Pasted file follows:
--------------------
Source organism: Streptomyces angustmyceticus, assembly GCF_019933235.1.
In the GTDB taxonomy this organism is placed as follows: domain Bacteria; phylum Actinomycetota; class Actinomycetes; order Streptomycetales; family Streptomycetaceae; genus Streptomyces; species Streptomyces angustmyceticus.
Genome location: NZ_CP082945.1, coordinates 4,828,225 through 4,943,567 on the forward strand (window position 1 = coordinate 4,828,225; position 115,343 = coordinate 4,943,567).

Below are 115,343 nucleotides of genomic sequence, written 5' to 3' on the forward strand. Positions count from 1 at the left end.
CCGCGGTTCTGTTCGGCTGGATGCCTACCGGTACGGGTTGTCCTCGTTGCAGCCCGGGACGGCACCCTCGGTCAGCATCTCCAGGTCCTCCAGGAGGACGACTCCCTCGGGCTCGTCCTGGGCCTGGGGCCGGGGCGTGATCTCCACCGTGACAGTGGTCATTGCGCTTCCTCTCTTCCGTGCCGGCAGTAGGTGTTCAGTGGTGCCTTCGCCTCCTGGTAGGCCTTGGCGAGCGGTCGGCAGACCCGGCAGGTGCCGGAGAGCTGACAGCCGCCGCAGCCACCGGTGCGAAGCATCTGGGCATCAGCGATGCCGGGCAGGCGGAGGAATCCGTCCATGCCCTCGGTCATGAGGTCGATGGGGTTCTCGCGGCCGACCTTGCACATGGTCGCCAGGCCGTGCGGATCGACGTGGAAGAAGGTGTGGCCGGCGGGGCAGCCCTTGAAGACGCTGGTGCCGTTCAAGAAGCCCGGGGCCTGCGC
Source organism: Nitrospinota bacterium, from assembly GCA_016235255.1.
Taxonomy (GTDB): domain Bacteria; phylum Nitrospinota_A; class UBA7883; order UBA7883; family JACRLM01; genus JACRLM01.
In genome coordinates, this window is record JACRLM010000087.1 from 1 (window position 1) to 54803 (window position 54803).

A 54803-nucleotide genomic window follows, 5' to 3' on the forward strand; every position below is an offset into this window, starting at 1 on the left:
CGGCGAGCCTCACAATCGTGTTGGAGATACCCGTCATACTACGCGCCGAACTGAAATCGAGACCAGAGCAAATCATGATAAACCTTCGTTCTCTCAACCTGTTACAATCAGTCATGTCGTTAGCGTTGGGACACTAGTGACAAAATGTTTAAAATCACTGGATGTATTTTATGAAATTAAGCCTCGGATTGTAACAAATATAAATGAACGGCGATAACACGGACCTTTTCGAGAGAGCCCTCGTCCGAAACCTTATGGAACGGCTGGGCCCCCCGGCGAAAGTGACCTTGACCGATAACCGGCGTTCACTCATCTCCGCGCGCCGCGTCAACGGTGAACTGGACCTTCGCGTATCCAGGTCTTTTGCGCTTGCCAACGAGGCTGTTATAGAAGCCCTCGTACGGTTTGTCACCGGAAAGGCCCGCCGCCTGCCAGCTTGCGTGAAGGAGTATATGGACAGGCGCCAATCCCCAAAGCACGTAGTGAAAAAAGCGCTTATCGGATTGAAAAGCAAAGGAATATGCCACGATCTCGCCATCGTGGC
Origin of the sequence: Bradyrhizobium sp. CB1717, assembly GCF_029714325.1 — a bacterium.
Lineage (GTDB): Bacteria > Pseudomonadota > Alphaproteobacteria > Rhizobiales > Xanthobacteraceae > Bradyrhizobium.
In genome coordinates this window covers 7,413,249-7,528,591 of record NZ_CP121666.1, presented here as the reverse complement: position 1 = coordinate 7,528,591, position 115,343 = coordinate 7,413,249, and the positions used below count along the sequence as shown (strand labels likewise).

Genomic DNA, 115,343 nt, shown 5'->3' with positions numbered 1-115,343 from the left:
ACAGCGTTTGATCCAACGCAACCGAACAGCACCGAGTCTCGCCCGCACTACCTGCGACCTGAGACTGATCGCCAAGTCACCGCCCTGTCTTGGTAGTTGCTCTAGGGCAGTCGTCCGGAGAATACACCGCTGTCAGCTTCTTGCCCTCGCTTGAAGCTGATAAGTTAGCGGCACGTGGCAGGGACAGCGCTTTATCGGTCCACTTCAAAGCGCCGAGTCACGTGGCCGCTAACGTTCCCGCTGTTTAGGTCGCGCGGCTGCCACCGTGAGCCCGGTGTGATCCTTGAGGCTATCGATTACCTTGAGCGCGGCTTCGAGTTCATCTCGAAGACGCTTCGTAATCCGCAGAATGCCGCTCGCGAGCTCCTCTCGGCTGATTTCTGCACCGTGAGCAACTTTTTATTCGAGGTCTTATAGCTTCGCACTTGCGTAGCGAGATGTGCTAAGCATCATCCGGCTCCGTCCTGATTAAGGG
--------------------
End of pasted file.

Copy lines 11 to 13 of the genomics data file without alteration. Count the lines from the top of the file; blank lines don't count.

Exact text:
Origin of the sequence: Bradyrhizobium sp. CB1717, assembly GCF_029714325.1 — a bacterium.
Lineage (GTDB): Bacteria > Pseudomonadota > Alphaproteobacteria > Rhizobiales > Xanthobacteraceae > Bradyrhizobium.
In genome coordinates this window covers 7,413,249-7,528,591 of record NZ_CP121666.1, presented here as the reverse complement: position 1 = coordinate 7,528,591, position 115,343 = coordinate 7,413,249, and the positions used below count along the sequence as shown (strand labels likewise).